The iPad sucks – my first impressions

Now that I got your attention, read on and understand what exactly I dislike about the current version of the iPad. In short: its weight, the curved flip side while typing, the reflecting display and the absence of multi-user support. So, what does this mean to me?

The iPad after 15 minutes of usage

The iPad after 15 minutes of usage

Weight and Typing

When I held this device in my hands this morning my first reaction was “oh, that’s heavy”. And in fact, after holding it a few minutes between my thumb and forefinger while swiping and touching through the apps this impression got stronger. Its weight becomes even more annoying while typing when you hold the device with one hand and type letter by letter with the other one.

“Not a problem” you might say, “one can place it on the table to type”. Well, yes and no. I was suprised how stable it was on the tabletop despite its curved flip side. The keys are way larger than those on the iPhone and typing with two hands would be a pleasure if there wasn’t the space bar. Each time I hit the spacer with my thumb the device slightly revolved around its own axis. Only cloth could prevent this.

“Why not using two thumbs for typing”, I thought by myself. This is what I do on the iPhone the whole time and it might work well on the iPad even though it’s larger. I was looking at the virtual keyboard to hit the proper keys with my thumbs and kept quite happy for a few letters. To conquer those larger distances with your fingers is one thing. To focus text and keyboard with my single pair of eyes simultanously simply doesn’t work. The keyboard at the bottom and text at the very top of the screen are so far away from each other on that huge display, this technique doesn’t work anymore. The seesaw between text and keyboard made me feel like I haven’t typed before at all.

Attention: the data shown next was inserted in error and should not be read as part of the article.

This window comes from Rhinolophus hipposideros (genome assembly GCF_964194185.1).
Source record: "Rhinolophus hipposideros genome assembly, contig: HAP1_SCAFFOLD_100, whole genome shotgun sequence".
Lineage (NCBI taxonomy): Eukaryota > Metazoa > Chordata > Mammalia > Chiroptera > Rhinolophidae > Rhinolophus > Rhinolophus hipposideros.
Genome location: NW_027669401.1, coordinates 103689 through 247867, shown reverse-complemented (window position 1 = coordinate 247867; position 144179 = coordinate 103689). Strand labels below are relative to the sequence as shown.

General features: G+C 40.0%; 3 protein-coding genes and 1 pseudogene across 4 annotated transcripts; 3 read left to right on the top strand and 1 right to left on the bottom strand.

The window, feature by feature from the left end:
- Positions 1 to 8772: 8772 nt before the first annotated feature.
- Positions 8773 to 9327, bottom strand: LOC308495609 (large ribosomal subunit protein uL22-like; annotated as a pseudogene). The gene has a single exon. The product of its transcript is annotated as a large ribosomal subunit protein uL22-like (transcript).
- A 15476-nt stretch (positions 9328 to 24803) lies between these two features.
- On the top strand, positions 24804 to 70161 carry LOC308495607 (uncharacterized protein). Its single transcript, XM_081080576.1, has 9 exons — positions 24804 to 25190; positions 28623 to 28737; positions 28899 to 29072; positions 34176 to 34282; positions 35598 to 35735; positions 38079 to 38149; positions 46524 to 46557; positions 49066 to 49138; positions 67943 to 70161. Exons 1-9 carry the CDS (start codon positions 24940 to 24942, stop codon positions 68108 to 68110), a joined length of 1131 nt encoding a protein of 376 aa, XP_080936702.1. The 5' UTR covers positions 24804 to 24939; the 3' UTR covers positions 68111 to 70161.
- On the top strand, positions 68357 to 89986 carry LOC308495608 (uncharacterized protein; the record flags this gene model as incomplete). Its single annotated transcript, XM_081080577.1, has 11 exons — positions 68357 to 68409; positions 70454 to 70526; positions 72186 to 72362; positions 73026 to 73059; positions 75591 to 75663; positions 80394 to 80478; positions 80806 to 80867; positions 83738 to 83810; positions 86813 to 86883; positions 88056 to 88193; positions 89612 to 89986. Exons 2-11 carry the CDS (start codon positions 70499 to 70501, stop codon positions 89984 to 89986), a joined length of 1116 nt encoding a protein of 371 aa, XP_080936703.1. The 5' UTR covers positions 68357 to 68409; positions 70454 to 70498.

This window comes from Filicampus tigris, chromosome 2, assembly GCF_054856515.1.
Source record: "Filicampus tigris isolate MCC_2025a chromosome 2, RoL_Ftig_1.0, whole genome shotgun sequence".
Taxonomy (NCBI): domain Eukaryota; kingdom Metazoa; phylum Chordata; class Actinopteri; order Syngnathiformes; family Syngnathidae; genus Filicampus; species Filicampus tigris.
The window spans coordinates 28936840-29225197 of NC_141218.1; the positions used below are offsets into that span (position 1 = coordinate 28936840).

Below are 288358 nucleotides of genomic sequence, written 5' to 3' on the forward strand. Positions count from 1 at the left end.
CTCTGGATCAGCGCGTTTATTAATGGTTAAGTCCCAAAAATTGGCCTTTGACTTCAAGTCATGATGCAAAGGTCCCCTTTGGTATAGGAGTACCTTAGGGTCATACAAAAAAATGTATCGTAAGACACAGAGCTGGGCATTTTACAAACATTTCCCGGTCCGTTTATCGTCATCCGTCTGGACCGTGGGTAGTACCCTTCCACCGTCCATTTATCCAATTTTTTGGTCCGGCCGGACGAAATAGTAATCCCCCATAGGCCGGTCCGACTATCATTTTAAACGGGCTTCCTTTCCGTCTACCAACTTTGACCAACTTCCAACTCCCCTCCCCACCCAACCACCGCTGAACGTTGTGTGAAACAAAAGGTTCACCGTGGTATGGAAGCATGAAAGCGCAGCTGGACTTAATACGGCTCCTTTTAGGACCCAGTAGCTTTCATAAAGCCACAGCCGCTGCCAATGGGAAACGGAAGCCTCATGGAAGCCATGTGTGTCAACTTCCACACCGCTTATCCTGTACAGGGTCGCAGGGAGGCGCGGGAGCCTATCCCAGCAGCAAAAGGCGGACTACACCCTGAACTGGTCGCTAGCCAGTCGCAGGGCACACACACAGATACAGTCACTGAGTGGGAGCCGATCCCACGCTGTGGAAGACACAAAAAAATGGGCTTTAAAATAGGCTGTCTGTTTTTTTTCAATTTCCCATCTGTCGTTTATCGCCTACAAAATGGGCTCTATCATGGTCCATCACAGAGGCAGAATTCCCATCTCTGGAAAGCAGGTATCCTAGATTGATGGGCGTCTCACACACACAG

In the end, only few postures on the sofa where you place the iPad on your lap worked fine for me.

Glossy Display

At first glance, this might only be an esthetic issue. Having finger prints all over the display is not really the end of the world. It’s just in the eye of the beholder. Right, but having reflections of your ceiling light, sunblinds or windows in general is more than annoying. When one finally found a way to type successfully on the iPad, there are not many options to prevent those reflections anymore. There’s no turnable display lid like the one on your laptop and you cannot easily change the angle between your tables and your windows – once you figured out how to type with two hands.

No Multi-User Support

I think of the iPad as the obvious extension of your living room. Your guests can look-up the soccer results, browse on youtube, pass it around to complete the pizza ordering or even check their facebook status. And the latter is exactly the problem with the iPad. As anything else in your living room the iPad is open to anyone. But what about your mails? What about your browser history and your stored logins? And what about your beloved calender, twitter, facebook or baking apps that grant access at a single finger tip?

Do you really have to lock the iPad? Is it just a toy and must not be used for serious data?

Conclusion

I am still fascinated by the iPad. It’s an amazing (some argue “magical”) piece of technology. I will get used to its weight and will learn how to type and look at the glossy display. But the lack of a “guest profile” or an equivalent way to hide away sensible data is something apple has to work on. Under these circumstances there’s only one option for me to use the iPad in future – I will need two of them.

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Comments

  1. Darius says:

    It’s no multi-user because it’s a personal experience.

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